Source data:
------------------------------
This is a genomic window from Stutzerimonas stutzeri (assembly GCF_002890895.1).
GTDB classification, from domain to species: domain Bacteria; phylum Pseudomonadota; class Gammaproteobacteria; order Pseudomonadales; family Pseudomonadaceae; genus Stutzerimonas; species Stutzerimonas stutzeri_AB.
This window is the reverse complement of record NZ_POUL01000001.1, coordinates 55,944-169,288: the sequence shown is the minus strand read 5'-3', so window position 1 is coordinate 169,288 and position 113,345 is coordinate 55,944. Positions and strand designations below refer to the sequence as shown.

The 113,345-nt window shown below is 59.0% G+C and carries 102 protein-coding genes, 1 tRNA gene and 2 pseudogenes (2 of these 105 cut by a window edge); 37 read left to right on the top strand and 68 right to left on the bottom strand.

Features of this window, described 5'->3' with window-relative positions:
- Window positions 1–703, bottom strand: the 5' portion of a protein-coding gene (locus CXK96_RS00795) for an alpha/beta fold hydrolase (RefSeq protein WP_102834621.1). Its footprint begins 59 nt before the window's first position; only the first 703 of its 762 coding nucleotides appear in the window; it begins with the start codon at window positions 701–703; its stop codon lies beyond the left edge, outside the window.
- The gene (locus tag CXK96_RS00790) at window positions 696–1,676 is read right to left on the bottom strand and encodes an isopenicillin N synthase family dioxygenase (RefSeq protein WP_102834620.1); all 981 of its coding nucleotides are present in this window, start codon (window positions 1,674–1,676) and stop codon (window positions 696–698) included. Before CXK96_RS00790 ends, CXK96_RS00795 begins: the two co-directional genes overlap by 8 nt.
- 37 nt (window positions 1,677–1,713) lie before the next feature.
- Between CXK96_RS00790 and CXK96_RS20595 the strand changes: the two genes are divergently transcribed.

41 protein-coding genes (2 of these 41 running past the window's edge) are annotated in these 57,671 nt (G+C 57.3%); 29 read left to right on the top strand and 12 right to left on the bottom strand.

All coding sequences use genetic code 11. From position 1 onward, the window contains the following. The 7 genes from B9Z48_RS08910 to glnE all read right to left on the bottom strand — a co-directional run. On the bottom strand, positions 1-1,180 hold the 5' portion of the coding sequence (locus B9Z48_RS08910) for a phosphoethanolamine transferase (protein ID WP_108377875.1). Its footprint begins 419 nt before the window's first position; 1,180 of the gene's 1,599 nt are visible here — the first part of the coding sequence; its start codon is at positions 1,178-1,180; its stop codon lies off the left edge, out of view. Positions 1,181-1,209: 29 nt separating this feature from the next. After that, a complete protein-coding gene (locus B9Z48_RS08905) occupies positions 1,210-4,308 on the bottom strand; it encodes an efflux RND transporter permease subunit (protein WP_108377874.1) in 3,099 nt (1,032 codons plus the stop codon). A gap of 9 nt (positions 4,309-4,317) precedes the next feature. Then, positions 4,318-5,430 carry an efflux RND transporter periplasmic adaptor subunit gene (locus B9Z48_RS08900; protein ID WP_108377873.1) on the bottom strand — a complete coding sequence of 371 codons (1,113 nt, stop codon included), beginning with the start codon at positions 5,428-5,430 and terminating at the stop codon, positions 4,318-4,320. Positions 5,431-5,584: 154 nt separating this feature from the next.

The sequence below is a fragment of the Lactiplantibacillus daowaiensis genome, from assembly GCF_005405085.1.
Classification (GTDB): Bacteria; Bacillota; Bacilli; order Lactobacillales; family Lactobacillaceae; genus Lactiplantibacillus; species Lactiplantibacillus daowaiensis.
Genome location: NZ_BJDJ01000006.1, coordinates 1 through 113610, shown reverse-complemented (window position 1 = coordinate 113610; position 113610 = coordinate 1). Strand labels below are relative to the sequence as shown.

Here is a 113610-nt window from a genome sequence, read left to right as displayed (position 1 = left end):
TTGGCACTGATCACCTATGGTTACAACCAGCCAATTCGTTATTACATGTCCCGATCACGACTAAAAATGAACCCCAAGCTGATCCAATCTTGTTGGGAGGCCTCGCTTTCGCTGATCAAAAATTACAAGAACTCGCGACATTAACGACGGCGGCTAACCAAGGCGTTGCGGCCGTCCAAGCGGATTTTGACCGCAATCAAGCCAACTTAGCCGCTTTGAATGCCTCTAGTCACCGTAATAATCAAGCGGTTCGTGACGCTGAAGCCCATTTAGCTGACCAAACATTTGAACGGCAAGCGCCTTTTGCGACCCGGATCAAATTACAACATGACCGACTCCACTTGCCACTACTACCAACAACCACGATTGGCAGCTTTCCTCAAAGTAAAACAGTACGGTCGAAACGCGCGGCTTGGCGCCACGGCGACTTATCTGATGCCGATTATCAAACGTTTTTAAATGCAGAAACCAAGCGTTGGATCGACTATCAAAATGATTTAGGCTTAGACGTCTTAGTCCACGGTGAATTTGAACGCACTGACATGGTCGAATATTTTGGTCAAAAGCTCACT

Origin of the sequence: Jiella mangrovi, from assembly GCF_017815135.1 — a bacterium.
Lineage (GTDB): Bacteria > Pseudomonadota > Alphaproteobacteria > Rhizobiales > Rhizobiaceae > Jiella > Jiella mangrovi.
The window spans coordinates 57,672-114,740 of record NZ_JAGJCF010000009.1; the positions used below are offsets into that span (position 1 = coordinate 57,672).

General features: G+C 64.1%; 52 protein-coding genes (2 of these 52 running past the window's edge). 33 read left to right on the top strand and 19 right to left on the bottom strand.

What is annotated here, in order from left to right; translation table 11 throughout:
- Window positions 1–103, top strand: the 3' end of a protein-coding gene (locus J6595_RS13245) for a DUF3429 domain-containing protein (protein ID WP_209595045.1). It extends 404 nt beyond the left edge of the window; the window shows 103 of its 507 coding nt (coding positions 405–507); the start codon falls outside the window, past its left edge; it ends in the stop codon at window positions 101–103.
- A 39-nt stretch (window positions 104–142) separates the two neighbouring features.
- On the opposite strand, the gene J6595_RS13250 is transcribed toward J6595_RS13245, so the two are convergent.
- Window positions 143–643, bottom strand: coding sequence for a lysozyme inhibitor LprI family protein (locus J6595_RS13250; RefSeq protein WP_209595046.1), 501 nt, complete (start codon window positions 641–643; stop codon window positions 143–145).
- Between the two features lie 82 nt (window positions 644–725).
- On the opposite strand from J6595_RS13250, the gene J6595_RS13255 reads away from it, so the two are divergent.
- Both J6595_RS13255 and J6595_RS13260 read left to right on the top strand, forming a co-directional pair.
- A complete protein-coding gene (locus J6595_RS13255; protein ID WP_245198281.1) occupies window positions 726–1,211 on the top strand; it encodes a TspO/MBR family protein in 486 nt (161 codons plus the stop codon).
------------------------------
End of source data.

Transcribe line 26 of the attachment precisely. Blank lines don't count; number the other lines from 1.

- Between the two features lie 82 nt (window positions 644–725).